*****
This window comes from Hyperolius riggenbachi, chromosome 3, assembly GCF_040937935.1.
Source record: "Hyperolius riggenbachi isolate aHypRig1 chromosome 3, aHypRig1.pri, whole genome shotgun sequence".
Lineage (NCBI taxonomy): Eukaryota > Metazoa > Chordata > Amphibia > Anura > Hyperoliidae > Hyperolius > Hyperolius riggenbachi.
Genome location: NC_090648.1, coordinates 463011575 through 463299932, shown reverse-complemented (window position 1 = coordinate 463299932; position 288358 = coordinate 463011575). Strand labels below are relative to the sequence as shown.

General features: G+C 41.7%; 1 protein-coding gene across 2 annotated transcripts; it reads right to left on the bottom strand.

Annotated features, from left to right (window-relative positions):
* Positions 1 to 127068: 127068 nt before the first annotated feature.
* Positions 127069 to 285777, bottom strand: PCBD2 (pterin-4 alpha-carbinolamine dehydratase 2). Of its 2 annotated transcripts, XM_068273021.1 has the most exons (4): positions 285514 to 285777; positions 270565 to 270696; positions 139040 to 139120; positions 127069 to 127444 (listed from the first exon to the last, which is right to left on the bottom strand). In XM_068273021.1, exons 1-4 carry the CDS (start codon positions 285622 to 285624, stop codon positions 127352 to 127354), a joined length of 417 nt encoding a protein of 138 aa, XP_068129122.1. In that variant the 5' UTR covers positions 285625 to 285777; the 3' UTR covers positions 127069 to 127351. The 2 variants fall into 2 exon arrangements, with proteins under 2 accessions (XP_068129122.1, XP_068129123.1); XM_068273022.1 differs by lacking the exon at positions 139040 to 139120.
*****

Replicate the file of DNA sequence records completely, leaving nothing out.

This window comes from Hyperolius riggenbachi, chromosome 3, assembly GCF_040937935.1.
Source record: "Hyperolius riggenbachi isolate aHypRig1 chromosome 3, aHypRig1.pri, whole genome shotgun sequence".
Lineage (NCBI taxonomy): Eukaryota > Metazoa > Chordata > Amphibia > Anura > Hyperoliidae > Hyperolius > Hyperolius riggenbachi.
Genome location: NC_090648.1, coordinates 463011575 through 463299932, shown reverse-complemented (window position 1 = coordinate 463299932; position 288358 = coordinate 463011575). Strand labels below are relative to the sequence as shown.

General features: G+C 41.7%; 1 protein-coding gene across 2 annotated transcripts; it reads right to left on the bottom strand.

Annotated features, from left to right (window-relative positions):
* Positions 1 to 127068: 127068 nt before the first annotated feature.
* Positions 127069 to 285777, bottom strand: PCBD2 (pterin-4 alpha-carbinolamine dehydratase 2). Of its 2 annotated transcripts, XM_068273021.1 has the most exons (4): positions 285514 to 285777; positions 270565 to 270696; positions 139040 to 139120; positions 127069 to 127444 (listed from the first exon to the last, which is right to left on the bottom strand). In XM_068273021.1, exons 1-4 carry the CDS (start codon positions 285622 to 285624, stop codon positions 127352 to 127354), a joined length of 417 nt encoding a protein of 138 aa, XP_068129122.1. In that variant the 5' UTR covers positions 285625 to 285777; the 3' UTR covers positions 127069 to 127351. The 2 variants fall into 2 exon arrangements, with proteins under 2 accessions (XP_068129122.1, XP_068129123.1); XM_068273022.1 differs by lacking the exon at positions 139040 to 139120.